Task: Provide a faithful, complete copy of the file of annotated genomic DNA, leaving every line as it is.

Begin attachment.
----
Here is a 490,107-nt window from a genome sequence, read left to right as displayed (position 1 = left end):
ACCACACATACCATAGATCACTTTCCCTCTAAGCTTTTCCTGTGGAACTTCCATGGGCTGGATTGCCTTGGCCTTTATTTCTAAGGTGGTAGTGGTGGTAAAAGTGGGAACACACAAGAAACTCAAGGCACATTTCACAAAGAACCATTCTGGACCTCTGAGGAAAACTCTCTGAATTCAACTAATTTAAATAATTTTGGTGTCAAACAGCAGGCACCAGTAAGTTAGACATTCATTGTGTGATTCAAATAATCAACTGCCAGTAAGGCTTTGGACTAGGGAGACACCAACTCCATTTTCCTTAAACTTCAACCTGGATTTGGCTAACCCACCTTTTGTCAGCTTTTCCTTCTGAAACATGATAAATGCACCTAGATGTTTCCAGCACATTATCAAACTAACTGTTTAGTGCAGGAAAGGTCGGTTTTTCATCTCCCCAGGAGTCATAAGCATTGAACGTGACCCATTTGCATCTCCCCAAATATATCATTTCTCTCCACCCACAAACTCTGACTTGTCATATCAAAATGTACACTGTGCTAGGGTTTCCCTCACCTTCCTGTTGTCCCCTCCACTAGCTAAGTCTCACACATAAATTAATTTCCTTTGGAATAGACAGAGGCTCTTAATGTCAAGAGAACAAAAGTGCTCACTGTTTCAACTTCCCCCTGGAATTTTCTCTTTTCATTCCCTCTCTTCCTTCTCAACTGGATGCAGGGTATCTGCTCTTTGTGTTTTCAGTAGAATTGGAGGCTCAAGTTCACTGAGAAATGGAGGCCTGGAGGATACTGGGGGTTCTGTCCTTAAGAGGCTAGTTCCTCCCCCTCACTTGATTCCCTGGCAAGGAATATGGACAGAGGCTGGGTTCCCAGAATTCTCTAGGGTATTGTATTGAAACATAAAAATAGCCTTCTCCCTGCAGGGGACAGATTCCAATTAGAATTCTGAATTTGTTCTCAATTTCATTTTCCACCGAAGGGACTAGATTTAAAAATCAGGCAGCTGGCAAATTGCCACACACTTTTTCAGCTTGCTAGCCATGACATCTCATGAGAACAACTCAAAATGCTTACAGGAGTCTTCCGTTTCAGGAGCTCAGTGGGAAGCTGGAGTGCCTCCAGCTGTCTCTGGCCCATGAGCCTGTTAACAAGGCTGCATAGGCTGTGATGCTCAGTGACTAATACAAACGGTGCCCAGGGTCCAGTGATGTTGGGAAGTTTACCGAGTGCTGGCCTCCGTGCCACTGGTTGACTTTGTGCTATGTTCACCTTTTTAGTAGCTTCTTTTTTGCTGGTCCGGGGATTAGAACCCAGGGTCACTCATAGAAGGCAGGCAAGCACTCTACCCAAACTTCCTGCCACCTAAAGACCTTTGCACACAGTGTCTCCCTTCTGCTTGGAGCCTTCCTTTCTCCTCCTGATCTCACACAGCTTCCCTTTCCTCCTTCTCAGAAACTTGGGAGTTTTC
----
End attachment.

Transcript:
Here is a 490,107-nt window from a genome sequence, read left to right as displayed (position 1 = left end):
ACCACACATACCATAGATCACTTTCCCTCTAAGCTTTTCCTGTGGAACTTCCATGGGCTGGATTGCCTTGGCCTTTATTTCTAAGGTGGTAGTGGTGGTAAAAGTGGGAACACACAAGAAACTCAAGGCACATTTCACAAAGAACCATTCTGGACCTCTGAGGAAAACTCTCTGAATTCAACTAATTTAAATAATTTTGGTGTCAAACAGCAGGCACCAGTAAGTTAGACATTCATTGTGTGATTCAAATAATCAACTGCCAGTAAGGCTTTGGACTAGGGAGACACCAACTCCATTTTCCTTAAACTTCAACCTGGATTTGGCTAACCCACCTTTTGTCAGCTTTTCCTTCTGAAACATGATAAATGCACCTAGATGTTTCCAGCACATTATCAAACTAACTGTTTAGTGCAGGAAAGGTCGGTTTTTCATCTCCCCAGGAGTCATAAGCATTGAACGTGACCCATTTGCATCTCCCCAAATATATCATTTCTCTCCACCCACAAACTCTGACTTGTCATATCAAAATGTACACTGTGCTAGGGTTTCCCTCACCTTCCTGTTGTCCCCTCCACTAGCTAAGTCTCACACATAAATTAATTTCCTTTGGAATAGACAGAGGCTCTTAATGTCAAGAGAACAAAAGTGCTCACTGTTTCAACTTCCCCCTGGAATTTTCTCTTTTCATTCCCTCTCTTCCTTCTCAACTGGATGCAGGGTATCTGCTCTTTGTGTTTTCAGTAGAATTGGAGGCTCAAGTTCACTGAGAAATGGAGGCCTGGAGGATACTGGGGGTTCTGTCCTTAAGAGGCTAGTTCCTCCCCCTCACTTGATTCCCTGGCAAGGAATATGGACAGAGGCTGGGTTCCCAGAATTCTCTAGGGTATTGTATTGAAACATAAAAATAGCCTTCTCCCTGCAGGGGACAGATTCCAATTAGAATTCTGAATTTGTTCTCAATTTCATTTTCCACCGAAGGGACTAGATTTAAAAATCAGGCAGCTGGCAAATTGCCACACACTTTTTCAGCTTGCTAGCCATGACATCTCATGAGAACAACTCAAAATGCTTACAGGAGTCTTCCGTTTCAGGAGCTCAGTGGGAAGCTGGAGTGCCTCCAGCTGTCTCTGGCCCATGAGCCTGTTAACAAGGCTGCATAGGCTGTGATGCTCAGTGACTAATACAAACGGTGCCCAGGGTCCAGTGATGTTGGGAAGTTTACCGAGTGCTGGCCTCCGTGCCACTGGTTGACTTTGTGCTATGTTCACCTTTTTAGTAGCTTCTTTTTTGCTGGTCCGGGGATTAGAACCCAGGGTCACTCATAGAAGGCAGGCAAGCACTCTACCCAAACTTCCTGCCACCTAAAGACCTTTGCACACAGTGTCTCCCTTCTGCTTGGAGCCTTCCTTTCTCCTCCTGATCTCACACAGCTTCCCTTTCCTCCTTCTCAGAAACTTGGGAGTTTTC